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Theodor Wonja Michael: A life that we will carry on

2019-10-22T10:51:51.371Z

Theodor Wonja Michael, who survived the Nazi regime as an Afro-German, embodied the history of black people in Germany in the 20th century. Now he died.



It was an evening in January 2016, when Theodor Wonja Michael, together with Holocaust survivor Marie Nejar, performed on a stage in Frankfurt am Main. He talked about his life and his wishes for the future. Around 300 people rose from their seats. Roaring applause that did not stop. Most of the guests were part of the Black Movement in Germany. The participants celebrated the 30th anniversary of the initiative SchwarzeMenschen in Deutschland (ISD) that evening, and Michael was not only the patron of the event. His role as a role model for all those people who are exposed to racism in Germany and who want to defend themselves and assert themselves has become very clear.

Michael was born in 1925 as the fourth and youngest child of a white German and a Cameroonian. At that time, Michael's fatherland stood as a so-called "protected area" under German colonial rule. He became an eyewitness, a survivor of an epoch in which black people in Germany were not wanted and reduced to racist clichés. His father Theophilus Wonja Michael came from an aristocratic family, his mother Martha was a seamstress from East Prussia. She died a year after his birth. As a half-orphan, Michael first grew up with his father, who brought the family through as a subway maker, later he lived under miserable circumstances with foster parents. In their "Völkerschauen", as a young boy, he had to be able to mime degrading scenes and let himself be gawked. Michael began to stutter, at age 14 he already had stomach ulcers.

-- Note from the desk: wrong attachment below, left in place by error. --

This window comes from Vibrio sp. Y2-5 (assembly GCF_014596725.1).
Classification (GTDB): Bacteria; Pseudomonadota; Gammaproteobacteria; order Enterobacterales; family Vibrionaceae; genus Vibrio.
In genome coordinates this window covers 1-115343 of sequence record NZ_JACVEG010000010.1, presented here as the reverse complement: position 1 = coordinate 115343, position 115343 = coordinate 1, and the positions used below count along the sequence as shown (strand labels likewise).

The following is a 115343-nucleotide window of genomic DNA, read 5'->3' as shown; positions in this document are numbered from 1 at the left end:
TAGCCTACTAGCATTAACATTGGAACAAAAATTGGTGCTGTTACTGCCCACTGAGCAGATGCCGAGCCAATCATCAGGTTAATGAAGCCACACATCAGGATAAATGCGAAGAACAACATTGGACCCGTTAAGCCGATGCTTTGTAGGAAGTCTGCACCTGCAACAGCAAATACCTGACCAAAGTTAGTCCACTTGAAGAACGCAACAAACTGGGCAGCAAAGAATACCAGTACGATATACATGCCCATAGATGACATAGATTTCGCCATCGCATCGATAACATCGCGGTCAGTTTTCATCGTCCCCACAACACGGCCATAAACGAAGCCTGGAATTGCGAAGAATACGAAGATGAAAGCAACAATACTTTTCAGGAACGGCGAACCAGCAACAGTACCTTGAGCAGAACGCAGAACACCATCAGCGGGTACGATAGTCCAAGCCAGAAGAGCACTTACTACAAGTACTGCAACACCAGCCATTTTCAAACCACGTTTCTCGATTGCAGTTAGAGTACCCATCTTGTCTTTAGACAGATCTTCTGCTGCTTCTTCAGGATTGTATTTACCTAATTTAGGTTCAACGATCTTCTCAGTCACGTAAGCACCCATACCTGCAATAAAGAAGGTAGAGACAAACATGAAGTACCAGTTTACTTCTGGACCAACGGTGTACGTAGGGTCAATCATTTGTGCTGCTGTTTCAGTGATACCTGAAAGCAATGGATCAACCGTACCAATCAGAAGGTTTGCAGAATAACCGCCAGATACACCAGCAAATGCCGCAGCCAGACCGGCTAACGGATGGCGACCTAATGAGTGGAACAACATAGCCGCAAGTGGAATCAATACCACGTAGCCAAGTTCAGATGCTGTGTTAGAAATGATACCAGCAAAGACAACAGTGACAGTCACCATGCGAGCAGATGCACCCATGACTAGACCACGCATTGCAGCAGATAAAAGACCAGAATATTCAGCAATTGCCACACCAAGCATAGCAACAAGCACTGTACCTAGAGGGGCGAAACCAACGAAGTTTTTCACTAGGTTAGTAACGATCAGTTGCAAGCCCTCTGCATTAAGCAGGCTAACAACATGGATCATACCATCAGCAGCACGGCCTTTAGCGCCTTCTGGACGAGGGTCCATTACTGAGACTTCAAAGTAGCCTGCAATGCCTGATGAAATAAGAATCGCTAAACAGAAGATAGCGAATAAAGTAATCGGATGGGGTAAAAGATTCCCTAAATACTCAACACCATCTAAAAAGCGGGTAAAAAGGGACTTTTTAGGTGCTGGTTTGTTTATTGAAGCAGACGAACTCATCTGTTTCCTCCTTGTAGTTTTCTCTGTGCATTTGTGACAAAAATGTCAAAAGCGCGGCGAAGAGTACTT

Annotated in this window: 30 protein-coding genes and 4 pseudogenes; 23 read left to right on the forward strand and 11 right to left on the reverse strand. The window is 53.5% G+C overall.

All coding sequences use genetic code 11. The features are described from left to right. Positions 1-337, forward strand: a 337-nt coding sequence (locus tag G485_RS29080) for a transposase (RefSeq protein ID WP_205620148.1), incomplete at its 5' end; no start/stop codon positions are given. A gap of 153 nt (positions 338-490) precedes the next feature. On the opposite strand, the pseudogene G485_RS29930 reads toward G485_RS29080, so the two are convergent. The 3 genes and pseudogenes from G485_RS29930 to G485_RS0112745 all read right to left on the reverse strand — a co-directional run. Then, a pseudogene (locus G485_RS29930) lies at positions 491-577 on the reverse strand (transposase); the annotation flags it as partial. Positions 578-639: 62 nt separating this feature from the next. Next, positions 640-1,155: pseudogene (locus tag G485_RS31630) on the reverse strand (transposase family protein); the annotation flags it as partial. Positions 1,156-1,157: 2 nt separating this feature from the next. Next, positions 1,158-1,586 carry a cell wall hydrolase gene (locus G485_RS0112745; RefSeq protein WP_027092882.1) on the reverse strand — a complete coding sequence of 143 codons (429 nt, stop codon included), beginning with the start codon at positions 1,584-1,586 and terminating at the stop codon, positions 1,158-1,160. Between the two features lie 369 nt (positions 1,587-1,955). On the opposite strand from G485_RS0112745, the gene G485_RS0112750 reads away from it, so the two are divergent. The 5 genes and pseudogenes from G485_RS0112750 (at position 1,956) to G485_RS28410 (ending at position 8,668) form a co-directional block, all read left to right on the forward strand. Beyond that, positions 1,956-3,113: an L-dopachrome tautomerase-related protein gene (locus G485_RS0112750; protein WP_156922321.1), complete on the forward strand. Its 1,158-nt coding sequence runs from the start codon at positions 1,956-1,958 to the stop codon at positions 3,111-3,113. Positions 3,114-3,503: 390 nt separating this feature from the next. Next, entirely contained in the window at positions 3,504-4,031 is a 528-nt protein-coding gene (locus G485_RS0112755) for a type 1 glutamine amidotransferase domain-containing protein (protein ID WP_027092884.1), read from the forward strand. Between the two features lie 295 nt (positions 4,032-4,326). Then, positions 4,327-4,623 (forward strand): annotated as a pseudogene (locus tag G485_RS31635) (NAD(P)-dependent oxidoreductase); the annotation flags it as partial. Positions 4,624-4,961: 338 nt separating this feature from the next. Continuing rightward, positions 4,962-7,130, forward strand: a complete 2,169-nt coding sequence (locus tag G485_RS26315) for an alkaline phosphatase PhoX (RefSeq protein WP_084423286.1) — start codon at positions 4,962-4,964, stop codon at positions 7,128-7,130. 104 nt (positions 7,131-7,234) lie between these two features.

When his father died in 1934, the four siblings were separated. Three left the country, Michael stayed in Nazi Germany. He had to leave high school, got a "foreign passport" and was marked with the N-word. The war exacerbated the situation: In bombing, he was expelled from the air raid shelter. A key moment of exclusion for him was not being admitted to the German Labor Front as a so-called "alien". The anxiety to be sterilized, as it happened to many black German children and adults at this time - ambulant and sometimes without anesthesia - accompanied him.

Thwarted himself as a page, porter and comparer, behaved inconspicuously, avoided official contacts, had no relationship. He met other black people only when he worked with them, in propaganda films such as Carl Peters with Hans Albers. With Marie Nejar, who at the 30-year celebration of the ISD next to him on stage, Michael was seen as a complement in the 1942 filmed novel adaptation Münchhausen . Those who worked on the film were considered "important to the war effort" and could protect themselves from being picked up in the street. According to estimates, 2,000 black people in concentration camps were murdered by the National Socialists. Michael was interned as a forced laborer in a labor camp in 1943, when Münchhausen came to the cinema, where he was released in 1945.

Michaelaafrodeutsches life combined the chapters of German history of the 20th century between colonial self-image to the Weimar Republic, the racist references of the Nazi state, their lack of work in the postwar period and the resurgent African Diaspora in Germany. His testimony also showed that the black victims of the Holocaust to date have received neither recognition nor "compensation" for their suffering. His death makes it clear that the possibility for the latter is dwindling, Michael was one of the few remaining eyewitnesses. Survivors who can report that although there was no separate extermination order of the NS for members of the African Diaspora, the targeted anti-black racism at this time However, the sterilization, internment and murder of black people can be documented.

Source: zeit

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